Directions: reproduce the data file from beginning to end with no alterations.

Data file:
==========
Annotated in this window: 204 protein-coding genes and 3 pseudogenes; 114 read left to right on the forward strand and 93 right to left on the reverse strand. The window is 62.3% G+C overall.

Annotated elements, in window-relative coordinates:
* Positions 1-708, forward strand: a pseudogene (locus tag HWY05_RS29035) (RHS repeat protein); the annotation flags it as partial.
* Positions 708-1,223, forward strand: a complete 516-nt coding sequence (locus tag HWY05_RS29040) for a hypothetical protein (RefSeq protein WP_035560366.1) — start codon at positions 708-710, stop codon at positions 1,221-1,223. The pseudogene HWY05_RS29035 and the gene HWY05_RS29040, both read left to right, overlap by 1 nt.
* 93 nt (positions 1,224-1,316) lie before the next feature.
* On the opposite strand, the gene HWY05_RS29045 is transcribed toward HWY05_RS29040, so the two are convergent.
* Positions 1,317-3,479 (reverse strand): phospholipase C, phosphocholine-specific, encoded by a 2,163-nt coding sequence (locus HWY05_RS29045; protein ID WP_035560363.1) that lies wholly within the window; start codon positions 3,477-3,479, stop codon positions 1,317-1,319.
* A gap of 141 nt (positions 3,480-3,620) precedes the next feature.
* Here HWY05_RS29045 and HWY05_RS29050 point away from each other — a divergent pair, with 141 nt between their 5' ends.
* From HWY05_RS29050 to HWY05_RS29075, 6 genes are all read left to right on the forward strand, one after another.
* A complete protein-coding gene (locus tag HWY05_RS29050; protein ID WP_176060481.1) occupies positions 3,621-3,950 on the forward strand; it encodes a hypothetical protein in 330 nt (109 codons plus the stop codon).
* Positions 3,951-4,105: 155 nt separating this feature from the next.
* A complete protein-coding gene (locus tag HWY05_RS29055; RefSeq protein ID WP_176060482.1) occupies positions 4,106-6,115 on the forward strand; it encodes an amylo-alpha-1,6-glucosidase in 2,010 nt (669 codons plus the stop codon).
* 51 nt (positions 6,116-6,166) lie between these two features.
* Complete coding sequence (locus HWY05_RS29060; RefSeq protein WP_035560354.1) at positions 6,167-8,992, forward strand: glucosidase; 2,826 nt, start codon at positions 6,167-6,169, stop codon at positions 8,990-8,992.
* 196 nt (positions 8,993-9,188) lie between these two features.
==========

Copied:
Annotated in this window: 204 protein-coding genes and 3 pseudogenes; 114 read left to right on the forward strand and 93 right to left on the reverse strand. The window is 62.3% G+C overall.

Annotated elements, in window-relative coordinates:
* Positions 1-708, forward strand: a pseudogene (locus tag HWY05_RS29035) (RHS repeat protein); the annotation flags it as partial.
* Positions 708-1,223, forward strand: a complete 516-nt coding sequence (locus tag HWY05_RS29040) for a hypothetical protein (RefSeq protein WP_035560366.1) — start codon at positions 708-710, stop codon at positions 1,221-1,223. The pseudogene HWY05_RS29035 and the gene HWY05_RS29040, both read left to right, overlap by 1 nt.
* 93 nt (positions 1,224-1,316) lie before the next feature.
* On the opposite strand, the gene HWY05_RS29045 is transcribed toward HWY05_RS29040, so the two are convergent.
* Positions 1,317-3,479 (reverse strand): phospholipase C, phosphocholine-specific, encoded by a 2,163-nt coding sequence (locus HWY05_RS29045; protein ID WP_035560363.1) that lies wholly within the window; start codon positions 3,477-3,479, stop codon positions 1,317-1,319.
* A gap of 141 nt (positions 3,480-3,620) precedes the next feature.
* Here HWY05_RS29045 and HWY05_RS29050 point away from each other — a divergent pair, with 141 nt between their 5' ends.
* From HWY05_RS29050 to HWY05_RS29075, 6 genes are all read left to right on the forward strand, one after another.
* A complete protein-coding gene (locus tag HWY05_RS29050; protein ID WP_176060481.1) occupies positions 3,621-3,950 on the forward strand; it encodes a hypothetical protein in 330 nt (109 codons plus the stop codon).
* Positions 3,951-4,105: 155 nt separating this feature from the next.
* A complete protein-coding gene (locus tag HWY05_RS29055; RefSeq protein ID WP_176060482.1) occupies positions 4,106-6,115 on the forward strand; it encodes an amylo-alpha-1,6-glucosidase in 2,010 nt (669 codons plus the stop codon).
* 51 nt (positions 6,116-6,166) lie between these two features.
* Complete coding sequence (locus HWY05_RS29060; RefSeq protein WP_035560354.1) at positions 6,167-8,992, forward strand: glucosidase; 2,826 nt, start codon at positions 6,167-6,169, stop codon at positions 8,990-8,992.
* 196 nt (positions 8,993-9,188) lie between these two features.